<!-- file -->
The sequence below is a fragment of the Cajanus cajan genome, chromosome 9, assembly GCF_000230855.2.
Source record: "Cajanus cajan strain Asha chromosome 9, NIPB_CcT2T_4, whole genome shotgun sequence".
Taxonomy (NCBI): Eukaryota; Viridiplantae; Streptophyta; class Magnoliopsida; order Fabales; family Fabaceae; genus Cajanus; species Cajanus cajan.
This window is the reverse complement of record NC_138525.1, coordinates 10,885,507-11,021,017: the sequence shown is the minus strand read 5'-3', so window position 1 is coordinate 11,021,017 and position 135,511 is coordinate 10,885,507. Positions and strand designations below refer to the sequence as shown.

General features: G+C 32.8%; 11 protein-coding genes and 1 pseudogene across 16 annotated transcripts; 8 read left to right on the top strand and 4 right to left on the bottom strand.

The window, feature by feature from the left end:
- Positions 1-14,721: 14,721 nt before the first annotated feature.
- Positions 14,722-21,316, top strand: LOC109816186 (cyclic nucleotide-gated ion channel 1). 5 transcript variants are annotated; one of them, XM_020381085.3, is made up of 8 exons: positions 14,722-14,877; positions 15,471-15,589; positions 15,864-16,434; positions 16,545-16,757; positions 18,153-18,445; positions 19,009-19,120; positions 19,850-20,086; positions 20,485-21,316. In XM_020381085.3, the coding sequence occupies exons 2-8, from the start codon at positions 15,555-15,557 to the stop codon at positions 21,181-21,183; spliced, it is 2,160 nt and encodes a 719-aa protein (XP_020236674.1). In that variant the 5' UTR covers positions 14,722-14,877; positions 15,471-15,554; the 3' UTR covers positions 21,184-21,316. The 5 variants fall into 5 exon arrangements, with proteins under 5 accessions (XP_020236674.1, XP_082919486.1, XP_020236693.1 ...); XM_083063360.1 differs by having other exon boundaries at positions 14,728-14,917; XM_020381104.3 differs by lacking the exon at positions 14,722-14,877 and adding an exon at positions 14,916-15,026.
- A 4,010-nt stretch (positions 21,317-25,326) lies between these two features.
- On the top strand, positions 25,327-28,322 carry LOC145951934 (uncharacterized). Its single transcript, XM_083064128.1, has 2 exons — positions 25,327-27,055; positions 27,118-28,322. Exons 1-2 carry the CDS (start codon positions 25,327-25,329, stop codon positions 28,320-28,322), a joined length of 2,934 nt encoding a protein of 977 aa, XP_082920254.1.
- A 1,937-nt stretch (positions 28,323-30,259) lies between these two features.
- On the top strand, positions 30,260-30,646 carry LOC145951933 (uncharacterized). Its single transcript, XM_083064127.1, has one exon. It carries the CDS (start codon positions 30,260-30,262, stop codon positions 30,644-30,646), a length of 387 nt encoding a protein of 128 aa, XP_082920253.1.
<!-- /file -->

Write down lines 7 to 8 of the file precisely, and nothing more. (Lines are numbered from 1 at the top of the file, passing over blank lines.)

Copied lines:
- Positions 1-14,721: 14,721 nt before the first annotated feature.
- Positions 14,722-21,316, top strand: LOC109816186 (cyclic nucleotide-gated ion channel 1). 5 transcript variants are annotated; one of them, XM_020381085.3, is made up of 8 exons: positions 14,722-14,877; positions 15,471-15,589; positions 15,864-16,434; positions 16,545-16,757; positions 18,153-18,445; positions 19,009-19,120; positions 19,850-20,086; positions 20,485-21,316. In XM_020381085.3, the coding sequence occupies exons 2-8, from the start codon at positions 15,555-15,557 to the stop codon at positions 21,181-21,183; spliced, it is 2,160 nt and encodes a 719-aa protein (XP_020236674.1). In that variant the 5' UTR covers positions 14,722-14,877; positions 15,471-15,554; the 3' UTR covers positions 21,184-21,316. The 5 variants fall into 5 exon arrangements, with proteins under 5 accessions (XP_020236674.1, XP_082919486.1, XP_020236693.1 ...); XM_083063360.1 differs by having other exon boundaries at positions 14,728-14,917; XM_020381104.3 differs by lacking the exon at positions 14,722-14,877 and adding an exon at positions 14,916-15,026.